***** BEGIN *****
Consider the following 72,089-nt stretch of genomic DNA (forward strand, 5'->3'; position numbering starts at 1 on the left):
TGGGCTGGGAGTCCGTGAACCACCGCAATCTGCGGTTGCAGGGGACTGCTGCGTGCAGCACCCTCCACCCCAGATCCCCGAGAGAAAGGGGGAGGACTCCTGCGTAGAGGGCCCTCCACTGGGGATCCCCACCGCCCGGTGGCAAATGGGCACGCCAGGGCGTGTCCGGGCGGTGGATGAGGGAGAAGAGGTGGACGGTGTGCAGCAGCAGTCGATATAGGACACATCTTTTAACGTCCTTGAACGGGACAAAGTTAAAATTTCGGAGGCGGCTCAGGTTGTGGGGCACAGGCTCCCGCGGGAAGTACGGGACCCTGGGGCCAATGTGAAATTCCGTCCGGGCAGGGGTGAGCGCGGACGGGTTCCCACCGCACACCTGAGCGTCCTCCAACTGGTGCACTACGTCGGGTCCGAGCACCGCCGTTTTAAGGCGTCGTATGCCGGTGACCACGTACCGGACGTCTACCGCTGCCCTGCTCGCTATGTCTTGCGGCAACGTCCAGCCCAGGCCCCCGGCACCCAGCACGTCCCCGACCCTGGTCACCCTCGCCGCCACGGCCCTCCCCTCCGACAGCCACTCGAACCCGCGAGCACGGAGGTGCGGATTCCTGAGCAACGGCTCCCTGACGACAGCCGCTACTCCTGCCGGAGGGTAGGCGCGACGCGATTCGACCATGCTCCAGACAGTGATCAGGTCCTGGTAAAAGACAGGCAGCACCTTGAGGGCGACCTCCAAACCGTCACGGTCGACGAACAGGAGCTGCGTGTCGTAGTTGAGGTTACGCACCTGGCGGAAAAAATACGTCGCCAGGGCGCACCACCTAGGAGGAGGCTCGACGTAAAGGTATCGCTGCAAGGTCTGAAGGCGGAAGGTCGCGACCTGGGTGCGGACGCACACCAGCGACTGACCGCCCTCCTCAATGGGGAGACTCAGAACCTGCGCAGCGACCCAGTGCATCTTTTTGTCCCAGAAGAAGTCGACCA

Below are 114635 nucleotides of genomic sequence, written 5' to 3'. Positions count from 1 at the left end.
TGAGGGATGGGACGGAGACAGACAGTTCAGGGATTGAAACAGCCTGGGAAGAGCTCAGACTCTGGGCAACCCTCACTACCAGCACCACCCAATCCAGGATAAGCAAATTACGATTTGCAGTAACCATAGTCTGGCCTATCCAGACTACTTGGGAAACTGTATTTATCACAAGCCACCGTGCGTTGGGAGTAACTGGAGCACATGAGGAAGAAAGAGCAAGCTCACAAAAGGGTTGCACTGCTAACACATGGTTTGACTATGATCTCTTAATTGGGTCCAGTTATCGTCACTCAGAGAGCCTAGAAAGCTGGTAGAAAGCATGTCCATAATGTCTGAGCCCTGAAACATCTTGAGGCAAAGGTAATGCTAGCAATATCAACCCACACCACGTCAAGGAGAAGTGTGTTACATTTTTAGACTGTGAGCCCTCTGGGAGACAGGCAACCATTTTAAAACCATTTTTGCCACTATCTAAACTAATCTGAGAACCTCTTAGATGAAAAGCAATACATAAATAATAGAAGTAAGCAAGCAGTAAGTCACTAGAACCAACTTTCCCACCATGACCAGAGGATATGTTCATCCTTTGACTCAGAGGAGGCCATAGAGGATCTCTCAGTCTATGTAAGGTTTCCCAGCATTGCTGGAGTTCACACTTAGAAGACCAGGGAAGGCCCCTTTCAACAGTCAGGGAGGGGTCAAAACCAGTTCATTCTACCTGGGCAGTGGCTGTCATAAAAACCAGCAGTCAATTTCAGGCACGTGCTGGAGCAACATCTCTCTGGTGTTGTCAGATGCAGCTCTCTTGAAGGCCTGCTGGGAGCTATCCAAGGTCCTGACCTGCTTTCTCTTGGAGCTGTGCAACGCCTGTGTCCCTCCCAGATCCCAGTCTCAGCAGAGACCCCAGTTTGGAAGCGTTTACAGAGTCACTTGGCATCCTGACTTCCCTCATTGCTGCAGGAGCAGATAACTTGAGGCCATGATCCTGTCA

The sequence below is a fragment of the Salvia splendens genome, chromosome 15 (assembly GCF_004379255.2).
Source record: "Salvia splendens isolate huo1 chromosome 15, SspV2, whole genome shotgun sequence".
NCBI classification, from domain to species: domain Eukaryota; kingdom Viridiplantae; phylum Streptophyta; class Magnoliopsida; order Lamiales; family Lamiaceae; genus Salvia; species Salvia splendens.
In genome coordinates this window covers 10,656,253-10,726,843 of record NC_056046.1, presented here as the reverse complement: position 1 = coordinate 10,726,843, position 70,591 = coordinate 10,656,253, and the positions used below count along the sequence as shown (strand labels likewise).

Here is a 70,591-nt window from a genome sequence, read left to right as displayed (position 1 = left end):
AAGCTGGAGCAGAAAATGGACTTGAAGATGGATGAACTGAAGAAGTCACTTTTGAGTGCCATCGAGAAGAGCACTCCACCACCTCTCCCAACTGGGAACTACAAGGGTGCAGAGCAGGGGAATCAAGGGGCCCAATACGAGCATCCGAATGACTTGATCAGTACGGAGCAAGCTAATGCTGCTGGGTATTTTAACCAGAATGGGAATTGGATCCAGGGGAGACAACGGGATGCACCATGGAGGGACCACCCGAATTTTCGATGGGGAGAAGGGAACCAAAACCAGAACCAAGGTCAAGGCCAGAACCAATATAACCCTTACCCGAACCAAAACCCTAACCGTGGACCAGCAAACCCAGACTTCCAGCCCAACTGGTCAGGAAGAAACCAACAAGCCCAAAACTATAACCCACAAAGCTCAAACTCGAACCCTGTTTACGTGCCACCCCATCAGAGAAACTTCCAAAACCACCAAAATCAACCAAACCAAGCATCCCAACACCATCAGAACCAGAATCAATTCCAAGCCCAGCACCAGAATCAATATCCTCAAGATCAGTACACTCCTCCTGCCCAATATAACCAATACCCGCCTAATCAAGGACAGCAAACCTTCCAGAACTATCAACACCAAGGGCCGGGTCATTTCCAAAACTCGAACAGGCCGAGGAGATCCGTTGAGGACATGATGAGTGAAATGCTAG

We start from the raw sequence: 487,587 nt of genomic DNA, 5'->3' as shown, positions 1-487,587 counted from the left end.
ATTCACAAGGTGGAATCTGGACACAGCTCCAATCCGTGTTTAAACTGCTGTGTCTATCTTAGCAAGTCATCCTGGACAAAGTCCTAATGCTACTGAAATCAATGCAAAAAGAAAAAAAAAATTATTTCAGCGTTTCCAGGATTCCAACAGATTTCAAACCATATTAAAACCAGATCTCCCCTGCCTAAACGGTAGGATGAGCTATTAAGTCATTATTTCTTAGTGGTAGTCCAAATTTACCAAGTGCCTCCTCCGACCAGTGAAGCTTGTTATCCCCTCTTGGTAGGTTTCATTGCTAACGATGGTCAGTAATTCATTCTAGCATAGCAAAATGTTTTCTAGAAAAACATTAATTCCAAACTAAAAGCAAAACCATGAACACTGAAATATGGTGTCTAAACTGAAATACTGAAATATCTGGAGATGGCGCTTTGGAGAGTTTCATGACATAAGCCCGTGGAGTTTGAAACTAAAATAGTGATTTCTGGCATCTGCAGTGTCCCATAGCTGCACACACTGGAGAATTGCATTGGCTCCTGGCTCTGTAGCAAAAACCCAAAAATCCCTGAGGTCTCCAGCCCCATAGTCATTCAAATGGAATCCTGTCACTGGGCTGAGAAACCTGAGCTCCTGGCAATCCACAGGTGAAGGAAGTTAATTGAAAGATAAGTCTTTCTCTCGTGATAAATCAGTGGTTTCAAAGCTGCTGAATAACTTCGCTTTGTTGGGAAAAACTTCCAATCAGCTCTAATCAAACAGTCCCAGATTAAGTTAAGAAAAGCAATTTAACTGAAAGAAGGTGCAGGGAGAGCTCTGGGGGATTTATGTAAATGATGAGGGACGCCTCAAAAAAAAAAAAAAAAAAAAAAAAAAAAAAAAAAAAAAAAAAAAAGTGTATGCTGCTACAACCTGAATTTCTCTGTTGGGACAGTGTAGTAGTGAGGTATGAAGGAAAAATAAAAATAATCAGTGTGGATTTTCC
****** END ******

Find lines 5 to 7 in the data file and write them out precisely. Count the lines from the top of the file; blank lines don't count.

The sequence below is a fragment of the Salvia splendens genome, chromosome 15 (assembly GCF_004379255.2).
Source record: "Salvia splendens isolate huo1 chromosome 15, SspV2, whole genome shotgun sequence".
NCBI classification, from domain to species: domain Eukaryota; kingdom Viridiplantae; phylum Streptophyta; class Magnoliopsida; order Lamiales; family Lamiaceae; genus Salvia; species Salvia splendens.